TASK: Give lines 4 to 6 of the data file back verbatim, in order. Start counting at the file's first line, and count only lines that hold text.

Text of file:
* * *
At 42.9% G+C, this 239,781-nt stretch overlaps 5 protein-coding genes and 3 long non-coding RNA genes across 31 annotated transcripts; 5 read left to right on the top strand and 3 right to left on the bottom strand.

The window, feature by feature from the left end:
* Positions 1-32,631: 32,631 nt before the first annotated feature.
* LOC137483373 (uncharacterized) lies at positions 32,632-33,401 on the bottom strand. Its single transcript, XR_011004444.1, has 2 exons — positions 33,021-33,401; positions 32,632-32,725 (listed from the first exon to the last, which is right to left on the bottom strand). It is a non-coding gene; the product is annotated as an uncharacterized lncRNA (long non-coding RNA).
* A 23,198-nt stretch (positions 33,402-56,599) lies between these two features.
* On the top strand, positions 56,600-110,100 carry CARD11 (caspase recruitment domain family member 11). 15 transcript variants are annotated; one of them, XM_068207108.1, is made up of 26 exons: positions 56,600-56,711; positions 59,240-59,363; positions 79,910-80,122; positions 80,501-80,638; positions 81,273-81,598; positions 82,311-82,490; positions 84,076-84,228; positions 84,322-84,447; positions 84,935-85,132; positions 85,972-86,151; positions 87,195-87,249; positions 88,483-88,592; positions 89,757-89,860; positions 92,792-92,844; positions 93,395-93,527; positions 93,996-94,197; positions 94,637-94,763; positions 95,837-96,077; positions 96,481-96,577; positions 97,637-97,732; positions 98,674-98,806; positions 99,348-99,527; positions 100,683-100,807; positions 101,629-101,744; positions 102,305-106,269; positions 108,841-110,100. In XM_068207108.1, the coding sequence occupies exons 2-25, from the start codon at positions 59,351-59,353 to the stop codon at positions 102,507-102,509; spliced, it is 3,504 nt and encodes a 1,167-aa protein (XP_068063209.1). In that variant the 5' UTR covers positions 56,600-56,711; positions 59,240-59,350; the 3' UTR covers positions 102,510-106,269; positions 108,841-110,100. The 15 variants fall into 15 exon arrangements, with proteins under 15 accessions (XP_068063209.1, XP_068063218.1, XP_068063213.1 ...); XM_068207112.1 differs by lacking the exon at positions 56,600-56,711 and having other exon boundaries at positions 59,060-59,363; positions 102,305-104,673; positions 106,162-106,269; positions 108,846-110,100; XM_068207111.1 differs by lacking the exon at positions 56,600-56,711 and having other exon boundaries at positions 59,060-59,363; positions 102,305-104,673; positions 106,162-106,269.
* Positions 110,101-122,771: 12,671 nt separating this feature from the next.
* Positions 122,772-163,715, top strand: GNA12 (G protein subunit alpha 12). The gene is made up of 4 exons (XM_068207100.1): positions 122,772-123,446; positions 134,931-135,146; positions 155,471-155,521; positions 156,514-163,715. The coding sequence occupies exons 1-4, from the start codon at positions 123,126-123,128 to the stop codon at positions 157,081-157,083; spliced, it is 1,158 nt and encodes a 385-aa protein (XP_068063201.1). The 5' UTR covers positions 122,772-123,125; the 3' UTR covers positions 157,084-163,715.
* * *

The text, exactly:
* LOC137483373 (uncharacterized) lies at positions 32,632-33,401 on the bottom strand. Its single transcript, XR_011004444.1, has 2 exons — positions 33,021-33,401; positions 32,632-32,725 (listed from the first exon to the last, which is right to left on the bottom strand). It is a non-coding gene; the product is annotated as an uncharacterized lncRNA (long non-coding RNA).
* A 23,198-nt stretch (positions 33,402-56,599) lies between these two features.
* On the top strand, positions 56,600-110,100 carry CARD11 (caspase recruitment domain family member 11). 15 transcript variants are annotated; one of them, XM_068207108.1, is made up of 26 exons: positions 56,600-56,711; positions 59,240-59,363; positions 79,910-80,122; positions 80,501-80,638; positions 81,273-81,598; positions 82,311-82,490; positions 84,076-84,228; positions 84,322-84,447; positions 84,935-85,132; positions 85,972-86,151; positions 87,195-87,249; positions 88,483-88,592; positions 89,757-89,860; positions 92,792-92,844; positions 93,395-93,527; positions 93,996-94,197; positions 94,637-94,763; positions 95,837-96,077; positions 96,481-96,577; positions 97,637-97,732; positions 98,674-98,806; positions 99,348-99,527; positions 100,683-100,807; positions 101,629-101,744; positions 102,305-106,269; positions 108,841-110,100. In XM_068207108.1, the coding sequence occupies exons 2-25, from the start codon at positions 59,351-59,353 to the stop codon at positions 102,507-102,509; spliced, it is 3,504 nt and encodes a 1,167-aa protein (XP_068063209.1). In that variant the 5' UTR covers positions 56,600-56,711; positions 59,240-59,350; the 3' UTR covers positions 102,510-106,269; positions 108,841-110,100. The 15 variants fall into 15 exon arrangements, with proteins under 15 accessions (XP_068063209.1, XP_068063218.1, XP_068063213.1 ...); XM_068207112.1 differs by lacking the exon at positions 56,600-56,711 and having other exon boundaries at positions 59,060-59,363; positions 102,305-104,673; positions 106,162-106,269; positions 108,846-110,100; XM_068207111.1 differs by lacking the exon at positions 56,600-56,711 and having other exon boundaries at positions 59,060-59,363; positions 102,305-104,673; positions 106,162-106,269.